The United States (US) is preparing to sign a delayed security deal with Afghanistan within days of the inauguration next week of president-elect Ashraf Ghani, a US official revealed Wednesday.
The final results of the contentious elections will also be released by the Afghan elections commission shortly after Monday’s inauguration, which will hopefully “turn the page” on a turbulent few months.
“Everyone considers the Bilateral Security Agreement (BSA) closed in terms of the negotiation,” a senior State Department official said, referring to the bilateral security deal governing the presence of US troops in Afghanistan beyond 2014.
“No-one has talked about kind of reopening the issues or anything else within the BSA,” the official said.
“Given that there’s great consistency in terms of their commitment to do it and that it’s been fully negotiated and has closed, we expect that it will be fully signed in a matter of days after the new administration starts.”
After reaching a power-sharing accord for a unity government with his challenger Abdullah Abdullah, Ghani is to be inaugurated Monday as president. Abdullah will serve as chief executive — a new role similar to prime minister.
The State Department official, who asked not to be named, said there were “very good omens for how this will actually work.”
But he conceded the fragile Afghan government faced enormous challenges and Ghani and Abdullah would have to steer their teams towards working together.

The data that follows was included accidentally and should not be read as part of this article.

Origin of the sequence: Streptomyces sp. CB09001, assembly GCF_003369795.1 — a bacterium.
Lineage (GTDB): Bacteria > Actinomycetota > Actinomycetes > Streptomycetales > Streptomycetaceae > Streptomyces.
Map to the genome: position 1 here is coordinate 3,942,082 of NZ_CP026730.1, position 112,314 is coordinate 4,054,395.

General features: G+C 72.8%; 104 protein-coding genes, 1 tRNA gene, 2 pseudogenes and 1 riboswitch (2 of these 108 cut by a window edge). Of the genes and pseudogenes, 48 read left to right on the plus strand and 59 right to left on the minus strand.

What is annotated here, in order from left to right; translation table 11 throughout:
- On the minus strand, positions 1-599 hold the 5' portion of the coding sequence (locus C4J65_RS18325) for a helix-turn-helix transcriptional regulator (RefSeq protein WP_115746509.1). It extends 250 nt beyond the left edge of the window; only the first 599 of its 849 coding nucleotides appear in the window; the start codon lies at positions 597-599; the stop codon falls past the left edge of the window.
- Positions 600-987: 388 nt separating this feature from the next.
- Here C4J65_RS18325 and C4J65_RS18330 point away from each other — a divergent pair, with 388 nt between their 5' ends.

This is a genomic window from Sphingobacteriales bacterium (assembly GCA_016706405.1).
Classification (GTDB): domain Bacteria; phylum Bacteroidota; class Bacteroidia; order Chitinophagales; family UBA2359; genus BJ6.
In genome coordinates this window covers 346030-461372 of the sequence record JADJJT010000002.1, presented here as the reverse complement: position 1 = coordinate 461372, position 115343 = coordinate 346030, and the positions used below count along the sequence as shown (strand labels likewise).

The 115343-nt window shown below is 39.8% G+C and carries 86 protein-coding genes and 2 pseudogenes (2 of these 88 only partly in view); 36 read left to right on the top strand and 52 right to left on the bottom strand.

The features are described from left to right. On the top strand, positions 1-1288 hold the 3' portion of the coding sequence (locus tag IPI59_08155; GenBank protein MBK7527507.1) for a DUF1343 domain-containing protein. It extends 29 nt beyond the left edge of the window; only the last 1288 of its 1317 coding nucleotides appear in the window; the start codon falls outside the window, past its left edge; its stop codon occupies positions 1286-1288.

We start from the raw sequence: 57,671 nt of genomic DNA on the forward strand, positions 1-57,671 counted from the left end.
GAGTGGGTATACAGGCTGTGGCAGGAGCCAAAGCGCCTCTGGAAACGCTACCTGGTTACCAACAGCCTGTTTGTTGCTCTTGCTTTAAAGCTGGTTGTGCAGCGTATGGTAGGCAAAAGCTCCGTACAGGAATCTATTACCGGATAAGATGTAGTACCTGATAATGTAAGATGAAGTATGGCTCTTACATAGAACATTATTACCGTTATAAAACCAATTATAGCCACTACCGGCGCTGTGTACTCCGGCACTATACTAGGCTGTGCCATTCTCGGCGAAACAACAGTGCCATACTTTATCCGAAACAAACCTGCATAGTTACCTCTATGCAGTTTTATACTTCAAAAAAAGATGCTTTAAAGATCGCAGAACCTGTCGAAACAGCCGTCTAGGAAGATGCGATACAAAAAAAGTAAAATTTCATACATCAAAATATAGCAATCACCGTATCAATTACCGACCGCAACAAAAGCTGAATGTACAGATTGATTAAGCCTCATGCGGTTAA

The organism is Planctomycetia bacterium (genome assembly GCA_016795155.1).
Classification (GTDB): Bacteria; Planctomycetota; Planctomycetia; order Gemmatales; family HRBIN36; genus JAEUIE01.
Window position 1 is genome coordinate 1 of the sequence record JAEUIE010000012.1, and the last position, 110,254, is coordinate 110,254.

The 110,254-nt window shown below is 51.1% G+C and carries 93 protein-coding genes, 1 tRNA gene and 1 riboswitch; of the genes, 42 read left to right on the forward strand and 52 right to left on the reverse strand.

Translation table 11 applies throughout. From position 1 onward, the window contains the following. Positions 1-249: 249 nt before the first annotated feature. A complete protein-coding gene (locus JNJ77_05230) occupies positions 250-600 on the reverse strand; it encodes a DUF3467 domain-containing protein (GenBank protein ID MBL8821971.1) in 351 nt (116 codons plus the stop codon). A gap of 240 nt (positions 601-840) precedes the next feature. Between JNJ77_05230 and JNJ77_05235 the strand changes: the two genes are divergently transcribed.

“This has been a very adversarial, acrimonious elections process for going on almost a year, with particularly heightened tensions over the course of the last few months,” he told reporters.
“So to pivot fairly immediately from that adversarial relationship to one of collaboration is obviously going to take time.”
Afghan election officials on Sunday named Ghani as the winner, but declined to release the margin of victory or the turnout figure — triggering accusations of lack of transparency.
But the US official said he expected the results to be released by the electoral commission (IEC) once the government is up and running.
“There’s absolutely the intent that these results will be released by the IEC fairly soon. I think once a new government starts and it demonstrates that it can lead and provide the stability that Afghans are seeking, that there will be far more room for this,” the official said.
He denied that it had been a bid to hide the results, after both sides had accused the other of ballot-box stuffing.
“Given the kind of the very sensitive nature of the political environment at this time and the risk of strife… they wanted to ensure that the focus was really on this government of national unity.”
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